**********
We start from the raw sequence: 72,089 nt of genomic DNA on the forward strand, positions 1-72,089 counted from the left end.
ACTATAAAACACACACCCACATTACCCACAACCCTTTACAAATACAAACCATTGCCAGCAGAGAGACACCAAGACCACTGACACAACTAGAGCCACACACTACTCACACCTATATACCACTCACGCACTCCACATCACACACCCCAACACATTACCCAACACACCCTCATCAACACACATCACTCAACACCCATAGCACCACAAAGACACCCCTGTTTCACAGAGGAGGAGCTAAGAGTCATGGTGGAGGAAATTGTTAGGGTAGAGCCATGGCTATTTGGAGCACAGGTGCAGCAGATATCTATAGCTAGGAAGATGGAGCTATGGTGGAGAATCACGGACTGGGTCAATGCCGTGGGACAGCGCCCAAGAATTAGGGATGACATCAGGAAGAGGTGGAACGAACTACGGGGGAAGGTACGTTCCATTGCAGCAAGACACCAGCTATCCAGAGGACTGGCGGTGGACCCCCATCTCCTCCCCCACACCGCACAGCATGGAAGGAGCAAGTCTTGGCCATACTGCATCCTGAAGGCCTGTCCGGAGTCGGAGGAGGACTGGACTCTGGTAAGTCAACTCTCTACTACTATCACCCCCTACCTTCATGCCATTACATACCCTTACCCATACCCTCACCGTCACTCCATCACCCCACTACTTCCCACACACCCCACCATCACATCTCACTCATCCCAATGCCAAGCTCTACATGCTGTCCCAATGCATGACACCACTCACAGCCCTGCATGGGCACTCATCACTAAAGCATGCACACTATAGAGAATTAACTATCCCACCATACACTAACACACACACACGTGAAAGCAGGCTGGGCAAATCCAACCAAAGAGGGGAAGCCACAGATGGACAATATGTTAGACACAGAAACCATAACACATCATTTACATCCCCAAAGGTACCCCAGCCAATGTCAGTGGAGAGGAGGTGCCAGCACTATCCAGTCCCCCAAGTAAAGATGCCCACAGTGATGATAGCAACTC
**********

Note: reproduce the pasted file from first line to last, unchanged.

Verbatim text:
We start from the raw sequence: 72,089 nt of genomic DNA on the forward strand, positions 1-72,089 counted from the left end.
ACTATAAAACACACACCCACATTACCCACAACCCTTTACAAATACAAACCATTGCCAGCAGAGAGACACCAAGACCACTGACACAACTAGAGCCACACACTACTCACACCTATATACCACTCACGCACTCCACATCACACACCCCAACACATTACCCAACACACCCTCATCAACACACATCACTCAACACCCATAGCACCACAAAGACACCCCTGTTTCACAGAGGAGGAGCTAAGAGTCATGGTGGAGGAAATTGTTAGGGTAGAGCCATGGCTATTTGGAGCACAGGTGCAGCAGATATCTATAGCTAGGAAGATGGAGCTATGGTGGAGAATCACGGACTGGGTCAATGCCGTGGGACAGCGCCCAAGAATTAGGGATGACATCAGGAAGAGGTGGAACGAACTACGGGGGAAGGTACGTTCCATTGCAGCAAGACACCAGCTATCCAGAGGACTGGCGGTGGACCCCCATCTCCTCCCCCACACCGCACAGCATGGAAGGAGCAAGTCTTGGCCATACTGCATCCTGAAGGCCTGTCCGGAGTCGGAGGAGGACTGGACTCTGGTAAGTCAACTCTCTACTACTATCACCCCCTACCTTCATGCCATTACATACCCTTACCCATACCCTCACCGTCACTCCATCACCCCACTACTTCCCACACACCCCACCATCACATCTCACTCATCCCAATGCCAAGCTCTACATGCTGTCCCAATGCATGACACCACTCACAGCCCTGCATGGGCACTCATCACTAAAGCATGCACACTATAGAGAATTAACTATCCCACCATACACTAACACACACACACGTGAAAGCAGGCTGGGCAAATCCAACCAAAGAGGGGAAGCCACAGATGGACAATATGTTAGACACAGAAACCATAACACATCATTTACATCCCCAAAGGTACCCCAGCCAATGTCAGTGGAGAGGAGGTGCCAGCACTATCCAGTCCCCCAAGTAAAGATGCCCACAGTGATGATAGCAACTC